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Everybody Loves the Drake, but Will They Love His Whiskey?

Plus, could angry vintners interrupt the Tour de France? Chef Tom Colicchio takes on GMOs, and a very special vintage for a longtime wine importer
Photo by: Charles Lauren/WireImage/Getty Images
Canada's Drake might be cooking up a batch of whiskey ... from Virginia?

Posted: March 3, 2016

Canadian hip-hop star Drake is proud of his Toronto roots: His new album, set to drop next month, is titled Views From the 6, a reference to the city's area code, and one of his latest business ventures is a partnership with the Canada Goose cold-weather clothing company. He's also declared himself an appreciator of Gaja wines. All the more intriguing to Unfiltered, then, this recent cryptic post from his Instagram account (handle: champagnepapi): "After that legendary moment what else is there to do but celebrate with class. Virginia Black coming soon …" and a URL for Virginia Black Whiskey. It's not unusual for rappers to affiliate with adult beverages: See Diddy's Ciroc, E-40's Mangoscato, Nicky Minaj's Myx and Snoop Dogg's partnership with Landy Cognac. And it's certainly not unusual for Millennials like Drake, the most Millennial of them all, to be multifarious in their beverage tastes.

Still, why a Drake whiskey? As far as Unfiltered can tell, Drake has only once rapped about whiskey in general (in the context of a woman spilling it on herself) and has no particular connection to the Commonwealth State. Why not release a delicious Niagara Escarpment VQA ice wine? Or a whiskey from noted whiskey-producing nation Canada? Then again, Virginia Gentleman whiskey comes from Kentucky, so we suppose Virginia Black could come from just about anywhere. One thing is certain: Drake, who is "Drinking every night because we drink to my accomplishments," has plenty of opportunities to diversify his beverage selections.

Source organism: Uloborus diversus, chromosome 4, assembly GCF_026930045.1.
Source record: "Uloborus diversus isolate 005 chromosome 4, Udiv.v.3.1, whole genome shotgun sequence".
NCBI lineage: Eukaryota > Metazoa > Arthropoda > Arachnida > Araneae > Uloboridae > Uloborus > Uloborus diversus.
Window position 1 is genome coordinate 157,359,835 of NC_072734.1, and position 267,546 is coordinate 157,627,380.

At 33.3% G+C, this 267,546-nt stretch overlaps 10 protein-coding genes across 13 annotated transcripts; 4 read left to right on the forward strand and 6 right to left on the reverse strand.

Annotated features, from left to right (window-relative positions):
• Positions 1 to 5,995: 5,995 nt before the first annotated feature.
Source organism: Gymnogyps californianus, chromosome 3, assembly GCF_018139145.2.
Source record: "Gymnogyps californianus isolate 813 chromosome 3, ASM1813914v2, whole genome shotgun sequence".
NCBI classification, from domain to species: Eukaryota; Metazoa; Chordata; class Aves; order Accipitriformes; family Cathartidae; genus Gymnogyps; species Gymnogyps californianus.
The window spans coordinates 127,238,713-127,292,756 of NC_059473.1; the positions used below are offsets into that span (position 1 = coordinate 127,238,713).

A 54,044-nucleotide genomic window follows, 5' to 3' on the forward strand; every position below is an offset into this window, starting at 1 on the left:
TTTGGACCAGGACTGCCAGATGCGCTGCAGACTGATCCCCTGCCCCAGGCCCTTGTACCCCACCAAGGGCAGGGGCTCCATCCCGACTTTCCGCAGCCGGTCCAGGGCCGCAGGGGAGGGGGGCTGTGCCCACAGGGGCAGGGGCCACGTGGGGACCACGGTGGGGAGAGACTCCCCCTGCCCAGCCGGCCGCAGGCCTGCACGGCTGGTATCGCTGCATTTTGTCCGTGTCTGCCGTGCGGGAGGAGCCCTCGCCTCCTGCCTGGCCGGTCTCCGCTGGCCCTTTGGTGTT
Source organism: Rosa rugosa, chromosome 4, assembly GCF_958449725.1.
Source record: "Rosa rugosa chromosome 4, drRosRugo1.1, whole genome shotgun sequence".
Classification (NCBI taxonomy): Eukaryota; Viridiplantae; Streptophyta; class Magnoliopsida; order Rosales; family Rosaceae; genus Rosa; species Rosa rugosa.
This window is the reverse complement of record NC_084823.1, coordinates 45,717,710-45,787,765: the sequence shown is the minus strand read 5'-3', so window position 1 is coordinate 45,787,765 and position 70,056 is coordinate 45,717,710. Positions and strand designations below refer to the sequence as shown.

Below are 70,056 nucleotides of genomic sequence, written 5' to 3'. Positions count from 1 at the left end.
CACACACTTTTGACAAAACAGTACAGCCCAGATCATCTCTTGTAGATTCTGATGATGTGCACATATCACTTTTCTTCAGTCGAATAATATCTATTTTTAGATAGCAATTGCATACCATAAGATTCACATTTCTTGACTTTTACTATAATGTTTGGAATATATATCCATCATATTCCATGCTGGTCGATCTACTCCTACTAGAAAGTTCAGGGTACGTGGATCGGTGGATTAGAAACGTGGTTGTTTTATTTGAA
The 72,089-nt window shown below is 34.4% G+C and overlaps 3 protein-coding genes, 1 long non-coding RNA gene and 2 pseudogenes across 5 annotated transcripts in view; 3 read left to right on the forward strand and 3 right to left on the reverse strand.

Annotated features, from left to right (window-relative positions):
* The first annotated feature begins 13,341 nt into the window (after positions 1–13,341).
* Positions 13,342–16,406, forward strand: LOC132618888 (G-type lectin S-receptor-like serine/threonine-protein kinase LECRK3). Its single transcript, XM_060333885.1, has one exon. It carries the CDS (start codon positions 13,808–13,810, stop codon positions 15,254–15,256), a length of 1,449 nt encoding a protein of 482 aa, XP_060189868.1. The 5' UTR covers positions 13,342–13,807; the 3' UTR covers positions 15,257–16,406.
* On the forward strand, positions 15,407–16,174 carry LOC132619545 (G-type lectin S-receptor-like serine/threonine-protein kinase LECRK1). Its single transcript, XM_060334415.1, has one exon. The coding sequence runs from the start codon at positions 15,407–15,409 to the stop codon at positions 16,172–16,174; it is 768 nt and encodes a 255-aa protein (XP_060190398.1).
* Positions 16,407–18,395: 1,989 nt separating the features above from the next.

Tour de France Irks French Vintners with Chilean Wine Sponsor

Furious winemakers in France’s Aude region have threatened to block the route of the Tour de France at strategic points as it passes through the area in July, in a rather belated response to a sponsorship deal with Chilean wine group Cono Sur. The Chilean cuvée Bicicleta was uncorked for the first time for the Tour in Britain in 2014, then in Holland and Belgium in 2015. The sponsorship deal with Tour de France organizer Amaury Sport Organisation is slated to continue through 2017. The Aude vignerons only recently learned of the deal, and have erupted in anger.

“We feel humiliated,” said Frédéric Rouanet, president of the 4,000-member Aude Syndicate and a winegrower himself in Pépieux. The Aude growers contend that the Tour de France represents French culture and the organizers should have chosen a French wine, despite that it could only be marketed during the stages in Andorra, Spain and Switzerland. France’s strict Evin Law forbids advertising wine in association with sporting events like the Tour de France while on French territory, so at least the Aude producers will not have to bear the humiliation of having Chilean Bicicleta peddled in their own backyard. The Tour de France passes through the Aude's Carcassonne and nearby Montpellier during Stage 11.